Scientists in Australia have found a way in which shark antibodies can be used to treat a wide range of diseases from malaria through to arthritis and even cancer.
Associate Professor Mick Foley and his colleague Dr Stewart Nuttall from La Trobe University in Melbourne, Australia have developed a technique where the shark genes can be modified to develop antibodies capable of ~fighting a whole spectrum of ailments.
Sharks have over 100 million antibodies that are amongst the smallest in the animal kingdom.
They are also far more biologically stable than human ones. This means that they can also be used to develop oral treatments rather than ones that need to be injected as they can withstand the extremes of the human digestive system.
By using shark genes and putting them into a genetic vector together with random proteins, the scientists have managed to manipulate the genetic material to produce antibodies to a wide range of ailments; in effect creating a ~library of potential new therapies in a test tube.
The shark antibodies produced have a finger-like loop that binds to the disease protein and stops the molecular function of the cell and therefore prevents it from invading the human cells. The biologists are working on ways in which they can select the relevant antibodies and then optimise it so that it binds very tightly to the protein in question.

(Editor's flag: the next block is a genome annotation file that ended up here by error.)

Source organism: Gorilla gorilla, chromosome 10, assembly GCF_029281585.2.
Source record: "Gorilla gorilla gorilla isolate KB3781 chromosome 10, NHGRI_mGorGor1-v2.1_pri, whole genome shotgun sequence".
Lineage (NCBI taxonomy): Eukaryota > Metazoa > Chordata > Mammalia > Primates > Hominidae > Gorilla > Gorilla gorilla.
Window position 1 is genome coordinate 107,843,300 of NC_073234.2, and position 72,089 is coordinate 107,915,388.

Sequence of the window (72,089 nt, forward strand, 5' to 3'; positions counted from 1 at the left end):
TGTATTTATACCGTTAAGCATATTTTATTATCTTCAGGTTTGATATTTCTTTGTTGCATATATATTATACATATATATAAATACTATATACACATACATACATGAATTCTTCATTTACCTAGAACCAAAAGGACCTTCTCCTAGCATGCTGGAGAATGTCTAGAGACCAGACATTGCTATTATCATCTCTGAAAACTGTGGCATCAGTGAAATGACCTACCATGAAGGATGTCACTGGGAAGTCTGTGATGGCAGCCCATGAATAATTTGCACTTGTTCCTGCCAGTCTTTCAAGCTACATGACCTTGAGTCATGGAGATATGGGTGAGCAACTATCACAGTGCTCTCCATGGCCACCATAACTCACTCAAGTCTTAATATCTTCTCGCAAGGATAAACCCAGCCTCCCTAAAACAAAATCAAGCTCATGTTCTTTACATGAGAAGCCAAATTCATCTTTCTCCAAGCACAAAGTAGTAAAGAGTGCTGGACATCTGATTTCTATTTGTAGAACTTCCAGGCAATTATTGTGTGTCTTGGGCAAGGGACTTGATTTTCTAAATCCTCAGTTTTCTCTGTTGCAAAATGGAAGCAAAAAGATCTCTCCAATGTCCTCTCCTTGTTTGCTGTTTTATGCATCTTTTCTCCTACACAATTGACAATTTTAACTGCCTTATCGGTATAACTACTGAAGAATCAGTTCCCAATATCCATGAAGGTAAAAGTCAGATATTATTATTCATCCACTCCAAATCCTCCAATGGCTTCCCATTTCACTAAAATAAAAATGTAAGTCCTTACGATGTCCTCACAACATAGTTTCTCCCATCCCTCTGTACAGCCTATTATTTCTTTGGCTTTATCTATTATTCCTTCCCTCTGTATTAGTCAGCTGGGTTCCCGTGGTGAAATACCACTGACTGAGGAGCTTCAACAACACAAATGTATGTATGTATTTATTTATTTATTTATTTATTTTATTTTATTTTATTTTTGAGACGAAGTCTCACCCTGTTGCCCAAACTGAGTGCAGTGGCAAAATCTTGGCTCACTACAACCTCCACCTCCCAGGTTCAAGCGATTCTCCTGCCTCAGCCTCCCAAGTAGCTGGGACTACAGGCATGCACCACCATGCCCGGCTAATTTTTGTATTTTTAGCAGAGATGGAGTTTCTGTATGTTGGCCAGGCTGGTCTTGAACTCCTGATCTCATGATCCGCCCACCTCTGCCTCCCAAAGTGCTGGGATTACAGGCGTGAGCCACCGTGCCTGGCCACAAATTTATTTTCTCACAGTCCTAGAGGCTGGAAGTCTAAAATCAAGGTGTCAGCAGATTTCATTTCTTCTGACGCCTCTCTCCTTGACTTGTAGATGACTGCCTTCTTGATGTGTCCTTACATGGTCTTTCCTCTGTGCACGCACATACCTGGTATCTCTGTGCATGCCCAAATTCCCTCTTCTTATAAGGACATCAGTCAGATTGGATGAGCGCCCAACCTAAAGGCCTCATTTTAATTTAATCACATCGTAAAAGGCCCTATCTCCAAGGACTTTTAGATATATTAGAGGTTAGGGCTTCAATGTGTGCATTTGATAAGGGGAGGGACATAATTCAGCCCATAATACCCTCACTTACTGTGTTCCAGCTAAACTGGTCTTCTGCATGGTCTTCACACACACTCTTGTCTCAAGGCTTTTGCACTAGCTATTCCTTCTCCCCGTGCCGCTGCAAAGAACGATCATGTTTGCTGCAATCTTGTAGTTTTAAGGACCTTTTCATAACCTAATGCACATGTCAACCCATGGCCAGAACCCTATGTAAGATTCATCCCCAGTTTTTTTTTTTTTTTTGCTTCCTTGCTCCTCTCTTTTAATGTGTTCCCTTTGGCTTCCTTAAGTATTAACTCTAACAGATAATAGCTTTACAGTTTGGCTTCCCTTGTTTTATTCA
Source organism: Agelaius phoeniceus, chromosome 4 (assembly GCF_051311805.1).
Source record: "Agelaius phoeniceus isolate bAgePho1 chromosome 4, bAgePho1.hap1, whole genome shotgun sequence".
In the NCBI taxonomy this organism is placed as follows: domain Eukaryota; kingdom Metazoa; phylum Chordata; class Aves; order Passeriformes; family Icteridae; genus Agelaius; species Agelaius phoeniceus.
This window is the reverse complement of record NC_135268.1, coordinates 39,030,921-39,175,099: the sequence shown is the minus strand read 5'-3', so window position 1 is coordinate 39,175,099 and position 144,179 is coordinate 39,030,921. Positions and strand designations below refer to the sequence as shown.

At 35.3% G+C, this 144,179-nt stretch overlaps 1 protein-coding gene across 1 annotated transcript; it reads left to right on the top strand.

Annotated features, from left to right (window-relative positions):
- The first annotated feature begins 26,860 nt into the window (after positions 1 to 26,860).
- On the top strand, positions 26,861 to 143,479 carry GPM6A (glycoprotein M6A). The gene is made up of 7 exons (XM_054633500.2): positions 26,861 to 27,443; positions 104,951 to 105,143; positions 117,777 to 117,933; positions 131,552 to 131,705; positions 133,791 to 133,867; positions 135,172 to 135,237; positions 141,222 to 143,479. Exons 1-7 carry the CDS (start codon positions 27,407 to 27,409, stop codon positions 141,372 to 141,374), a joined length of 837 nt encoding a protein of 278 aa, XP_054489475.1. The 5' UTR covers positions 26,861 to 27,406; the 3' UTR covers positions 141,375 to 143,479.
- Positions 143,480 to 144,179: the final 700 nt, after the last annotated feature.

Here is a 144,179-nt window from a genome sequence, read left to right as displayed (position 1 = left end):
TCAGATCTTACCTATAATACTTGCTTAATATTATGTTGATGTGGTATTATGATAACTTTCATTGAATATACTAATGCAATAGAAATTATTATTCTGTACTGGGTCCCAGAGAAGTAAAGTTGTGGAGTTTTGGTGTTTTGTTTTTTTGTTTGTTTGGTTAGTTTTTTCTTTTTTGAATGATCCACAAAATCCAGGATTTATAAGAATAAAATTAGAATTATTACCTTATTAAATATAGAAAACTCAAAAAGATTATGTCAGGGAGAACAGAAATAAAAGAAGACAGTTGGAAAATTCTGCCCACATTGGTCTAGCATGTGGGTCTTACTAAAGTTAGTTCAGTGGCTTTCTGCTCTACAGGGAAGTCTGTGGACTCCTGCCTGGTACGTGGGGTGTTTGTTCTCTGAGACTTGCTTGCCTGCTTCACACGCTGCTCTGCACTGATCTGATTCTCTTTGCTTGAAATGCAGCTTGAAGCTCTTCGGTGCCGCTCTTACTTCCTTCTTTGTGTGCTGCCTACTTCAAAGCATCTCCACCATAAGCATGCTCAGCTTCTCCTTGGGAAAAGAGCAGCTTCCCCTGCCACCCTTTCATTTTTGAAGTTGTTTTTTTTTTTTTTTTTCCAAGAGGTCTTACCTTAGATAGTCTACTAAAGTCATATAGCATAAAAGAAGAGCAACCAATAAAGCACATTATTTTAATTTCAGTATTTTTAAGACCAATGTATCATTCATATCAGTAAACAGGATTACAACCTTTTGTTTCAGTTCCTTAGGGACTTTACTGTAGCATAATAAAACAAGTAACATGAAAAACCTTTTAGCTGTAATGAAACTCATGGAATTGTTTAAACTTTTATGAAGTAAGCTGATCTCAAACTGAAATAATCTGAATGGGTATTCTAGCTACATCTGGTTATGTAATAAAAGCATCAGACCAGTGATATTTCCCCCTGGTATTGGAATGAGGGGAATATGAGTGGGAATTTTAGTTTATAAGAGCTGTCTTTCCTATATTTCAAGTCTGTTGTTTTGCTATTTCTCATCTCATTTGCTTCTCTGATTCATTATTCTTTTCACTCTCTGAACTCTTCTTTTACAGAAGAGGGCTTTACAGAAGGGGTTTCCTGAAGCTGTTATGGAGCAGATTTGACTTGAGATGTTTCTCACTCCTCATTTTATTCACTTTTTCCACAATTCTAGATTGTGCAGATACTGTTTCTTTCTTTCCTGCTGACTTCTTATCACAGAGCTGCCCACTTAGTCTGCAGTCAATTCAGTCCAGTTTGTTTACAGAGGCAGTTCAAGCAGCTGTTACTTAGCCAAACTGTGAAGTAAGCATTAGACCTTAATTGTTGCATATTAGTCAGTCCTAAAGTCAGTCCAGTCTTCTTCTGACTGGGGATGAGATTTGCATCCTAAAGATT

This has been demonstrated especially well as a prevention of malaria where shark antibodies have been shown to inhibit invasion of red blood cells by 40-70%.
Professor Foley has irreverently dubbed this giving malaria the finger as when put back into a malarial parasite, this effectively kills the parasite. They are now working on binding the antibodies to molecules on cancer cells and inflammatory proteins.
This is not the first time that the potential of shark antibodies has been recognised, in fact Aberdeen based Haptogen have also been working on a similar idea for the last few years.
However, unlike the Australia based unit, the Scottish company rely on immunising the sharks and then harvesting the antibodies from the sharks blood - a technology that requires all scientists to have shark-handling experience.